Don’t Feed the Cavities

Nature’s scary. Watching the Discovery Channel for an hour or two can teach us that. The nature that’s closer to you, however, can be equally disturbing, if you look closely enough. Your mouth, for instance, is an ecological forest that hosts over 600 identifiable kinds of bacteria. Some are harmless, while others, like Streptococcus mutans, focus their energy on systematically destroying your teeth. The more you feed them, the more they metabolize, and the greater your risks become for developing infectious tooth decay or other dental issues.

The Eating Habits of Oral Bacteria

When S. mutans and other bacteria accumulate in your mouth, they form dental plaque to protect them from saliva as they proliferate. Like all living things, these microbes eat and process the nutrients from your food and beverages.

When S. mutans feast on sugar, starches, and other carbohydrates, they convert them into acids, which dissolve the enamel around your teeth and pave the way for cavities. Every time you snack, your enamel can be exposed to acid, which depletes your teeth of the minerals they need to maintain healthy enamel.

Healthier Snacking Alternatives

You don’t have to cut sugar out of your diet completely to avoid tooth decay. After all, other carbohydrates can still feed acid-producing microbes. Instead, limit the amount of times you snack throughout the day, and save the sugary desserts for after larger meals, like dinner. Consuming calciumand phosphate, the building blocks of tooth enamel, can help keep your teeth well-protected. If you must snack, choose cheese, sugar-free yogurt, milk, crunchy fruits, and green leafy vegetables to help keep your tooth enamel strong and resilient.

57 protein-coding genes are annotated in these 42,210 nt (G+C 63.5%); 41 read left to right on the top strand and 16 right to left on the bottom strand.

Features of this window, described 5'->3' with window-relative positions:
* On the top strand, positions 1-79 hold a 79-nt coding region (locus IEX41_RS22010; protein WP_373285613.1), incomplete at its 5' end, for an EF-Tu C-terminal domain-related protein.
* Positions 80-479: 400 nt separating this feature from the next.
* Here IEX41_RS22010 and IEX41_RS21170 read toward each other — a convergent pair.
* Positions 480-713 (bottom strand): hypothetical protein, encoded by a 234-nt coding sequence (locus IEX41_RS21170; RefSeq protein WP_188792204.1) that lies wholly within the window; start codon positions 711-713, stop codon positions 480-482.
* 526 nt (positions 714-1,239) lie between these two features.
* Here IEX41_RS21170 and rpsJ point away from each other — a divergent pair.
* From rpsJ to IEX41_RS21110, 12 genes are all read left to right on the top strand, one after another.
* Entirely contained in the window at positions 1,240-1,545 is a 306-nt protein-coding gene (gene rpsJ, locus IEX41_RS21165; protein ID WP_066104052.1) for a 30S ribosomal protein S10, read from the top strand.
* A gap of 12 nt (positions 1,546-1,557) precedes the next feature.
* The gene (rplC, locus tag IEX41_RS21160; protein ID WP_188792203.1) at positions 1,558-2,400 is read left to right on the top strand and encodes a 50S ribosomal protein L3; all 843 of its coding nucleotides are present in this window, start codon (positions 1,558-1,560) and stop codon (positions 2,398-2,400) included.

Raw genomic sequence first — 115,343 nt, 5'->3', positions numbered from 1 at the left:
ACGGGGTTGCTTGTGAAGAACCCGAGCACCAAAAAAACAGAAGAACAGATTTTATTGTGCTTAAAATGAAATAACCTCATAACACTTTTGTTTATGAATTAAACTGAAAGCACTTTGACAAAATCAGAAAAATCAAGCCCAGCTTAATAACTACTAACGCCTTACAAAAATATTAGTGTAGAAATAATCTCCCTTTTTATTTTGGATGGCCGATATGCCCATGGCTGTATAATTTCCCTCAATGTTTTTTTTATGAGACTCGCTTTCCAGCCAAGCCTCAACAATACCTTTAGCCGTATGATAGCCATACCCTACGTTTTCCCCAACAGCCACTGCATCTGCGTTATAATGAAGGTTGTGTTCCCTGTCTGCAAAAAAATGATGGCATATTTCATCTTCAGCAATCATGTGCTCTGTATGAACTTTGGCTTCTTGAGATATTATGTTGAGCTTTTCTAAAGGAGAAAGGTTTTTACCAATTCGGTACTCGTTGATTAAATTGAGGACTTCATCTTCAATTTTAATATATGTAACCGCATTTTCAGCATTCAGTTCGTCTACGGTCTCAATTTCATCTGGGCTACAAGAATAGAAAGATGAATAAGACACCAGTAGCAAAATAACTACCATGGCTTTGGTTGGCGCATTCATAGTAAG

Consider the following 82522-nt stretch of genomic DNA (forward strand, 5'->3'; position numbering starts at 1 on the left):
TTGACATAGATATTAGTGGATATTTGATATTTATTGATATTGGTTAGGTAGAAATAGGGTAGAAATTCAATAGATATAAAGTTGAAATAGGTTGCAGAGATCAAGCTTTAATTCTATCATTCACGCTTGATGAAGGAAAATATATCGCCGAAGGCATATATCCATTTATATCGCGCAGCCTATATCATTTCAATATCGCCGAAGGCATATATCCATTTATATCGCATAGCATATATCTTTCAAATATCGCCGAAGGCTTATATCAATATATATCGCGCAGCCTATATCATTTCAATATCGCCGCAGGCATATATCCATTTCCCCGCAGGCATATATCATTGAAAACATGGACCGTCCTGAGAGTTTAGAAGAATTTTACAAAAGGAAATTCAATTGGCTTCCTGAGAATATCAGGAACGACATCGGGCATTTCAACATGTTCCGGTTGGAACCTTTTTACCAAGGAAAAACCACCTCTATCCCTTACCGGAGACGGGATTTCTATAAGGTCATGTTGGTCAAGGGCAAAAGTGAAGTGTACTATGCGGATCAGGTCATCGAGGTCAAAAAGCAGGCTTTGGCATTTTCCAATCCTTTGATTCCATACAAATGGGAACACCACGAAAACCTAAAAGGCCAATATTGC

Protection for Your Tooth Enamel

Does your toothpaste container say that it contains fluoride? If not, your next one should. Fluoride is a mineral that binds to tooth enamel—your teeth’s first line of defense against infectious mouth germs. After the acids from your meal dissipate, your teeth can replenish their minerals and fortify their weakened enamel. If acid erosion outpaces remineralization, then enamel can develop holes that can’t be repaired. Fluoride toothpaste and fluoride treatments help strengthen enamel in the face of acid erosion to reduce the risk of cavity development.

About Your Grand Prairie Dentist: 

Dr. Quinn Smith is a well-respected and highly experienced general, cosmetic, restorative, and implant dentist in Grand Prairie, TX. He takes a patient-first approach that starts from the moment patients enter our Pecan Tree Dental office, and he offers a three-year guarantee on all dental work that he performs. Whether you’re a new or returning patient, you can schedule a consultation or your next appointment with Dr. Smith by contacting us at (972) 262-5111.